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Clara Shaw

Return to normalcy

Clara ShawClara "Fern" Shaw thought she was having routine surgery to repair a hiatal hernia when she was admitted to the hospital in 2009. However, what should have been a standard procedure turned into a life-altering event for Shaw, 82, of Topeka.

During the laparoscopic procedure to repair her hernia, the surgeon accidentally cut her esophagus. The first attempt to repair the tear was not successful so an emergency surgery to mend the re-torn esophagus was performed three days later. Unfortunately, this procedure resulted in the complete severing of her esophagus. As a result, Shaw required a feeding tube, suffered a collapsed lung and developed blood clots in her lungs as well as a critical case of mediastinitis, inflammation of the area between the lungs.

Shaw spent 18 days in intensive care and several months at a rehabilitation facility. When she returned home, she still could not swallow.

Her medications caused internal bleeding, her feeding tube frequently dislodged and she had recurrent infections. The situation seemed hopeless, she said.

From hopeless to hopeful

Shaw's grandson, Dustin Griffith, who works in the medical field, recommended she contact specialists at The University of Kansas Health System. After a comprehensive and multidisciplinary evaluation, Shaw underwent a nine-hour surgery to reconstruct her esophagus.

The procedure, performed in 2012, involved an arm flap to recreate her upper esophagus. "My surgeons had to reroute everything around my voice box so I would still be able to speak," she said. "They took a skin flap from my forearm to reconstruct my esophagus."

Shaw's multidisciplinary team included otolarynologists Terance Tsue, MD, and Lisa Shnayder, MD; internist David Naylor, MD; surgeon John Alley Jr., MD; cardiothoracic surgeon Greg Muehlebach, MD; and pulmonary and critical care specialist Timothy Williamson, MD.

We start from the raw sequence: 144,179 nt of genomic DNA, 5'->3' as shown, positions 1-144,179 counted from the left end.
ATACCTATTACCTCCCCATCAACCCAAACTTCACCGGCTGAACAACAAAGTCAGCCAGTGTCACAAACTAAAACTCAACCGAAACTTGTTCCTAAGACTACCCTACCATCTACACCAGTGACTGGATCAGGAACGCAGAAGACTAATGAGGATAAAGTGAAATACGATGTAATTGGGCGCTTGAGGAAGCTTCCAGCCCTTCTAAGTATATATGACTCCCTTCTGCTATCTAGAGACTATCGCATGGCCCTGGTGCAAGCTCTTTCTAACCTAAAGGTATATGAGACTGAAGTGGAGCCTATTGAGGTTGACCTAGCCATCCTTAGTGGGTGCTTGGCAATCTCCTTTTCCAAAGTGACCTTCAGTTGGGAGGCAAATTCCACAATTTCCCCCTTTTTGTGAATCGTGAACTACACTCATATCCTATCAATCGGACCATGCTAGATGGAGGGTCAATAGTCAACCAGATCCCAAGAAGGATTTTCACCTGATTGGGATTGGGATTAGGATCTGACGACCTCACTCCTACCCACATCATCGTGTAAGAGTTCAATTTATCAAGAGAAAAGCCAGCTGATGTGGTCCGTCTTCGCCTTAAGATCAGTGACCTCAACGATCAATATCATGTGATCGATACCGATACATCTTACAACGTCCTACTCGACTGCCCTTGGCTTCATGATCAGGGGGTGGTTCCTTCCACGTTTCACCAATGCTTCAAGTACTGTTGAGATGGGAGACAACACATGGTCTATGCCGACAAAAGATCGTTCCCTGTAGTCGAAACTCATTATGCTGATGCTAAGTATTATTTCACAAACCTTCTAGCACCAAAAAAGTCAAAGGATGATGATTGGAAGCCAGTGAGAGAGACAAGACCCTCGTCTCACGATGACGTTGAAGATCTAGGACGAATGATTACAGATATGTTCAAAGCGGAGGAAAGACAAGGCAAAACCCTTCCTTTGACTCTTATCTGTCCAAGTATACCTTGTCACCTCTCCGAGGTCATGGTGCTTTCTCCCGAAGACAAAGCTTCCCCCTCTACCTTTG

"I'm so lucky they were all willing to work together to help me," Shaw said.

Savoring each day

After several months of healing, Shaw passed her swallow test and began to eat pureed foods and drink liquids. She was able to rid herself of the feeding tube in 2013.

"I'm so grateful. They performed a miracle," Shaw said. "I don't know what I would've done without them. They gave me my life back. I thought I'd never be able to eat real food again. And, oh, that morning cup of coffee is even more special now."

Shaw's diet consists of softer versions of food that many take for granted. She still marvels at the fact she can eat and drink on her own. "Before, I couldn't even swallow my own saliva. I would go through 30 washcloths daily as the saliva leaked from the hole (fistula) in my neck. It was impossible to go out of the house for anything," she said.

Shaw said the care she received at The University of Kansas Health System was perfect. "You can't imagine how happy I am that I was referred there. At all times, the nurses and physicians were attentive, kind and helpful. I know I wouldn't have received better care anywhere else. Without the amazing care from my surgeons, doctors, nurses and caregivers, I know I wouldn't be here today. Prayers have been answered and I'll never be able to thank everyone enough," she said.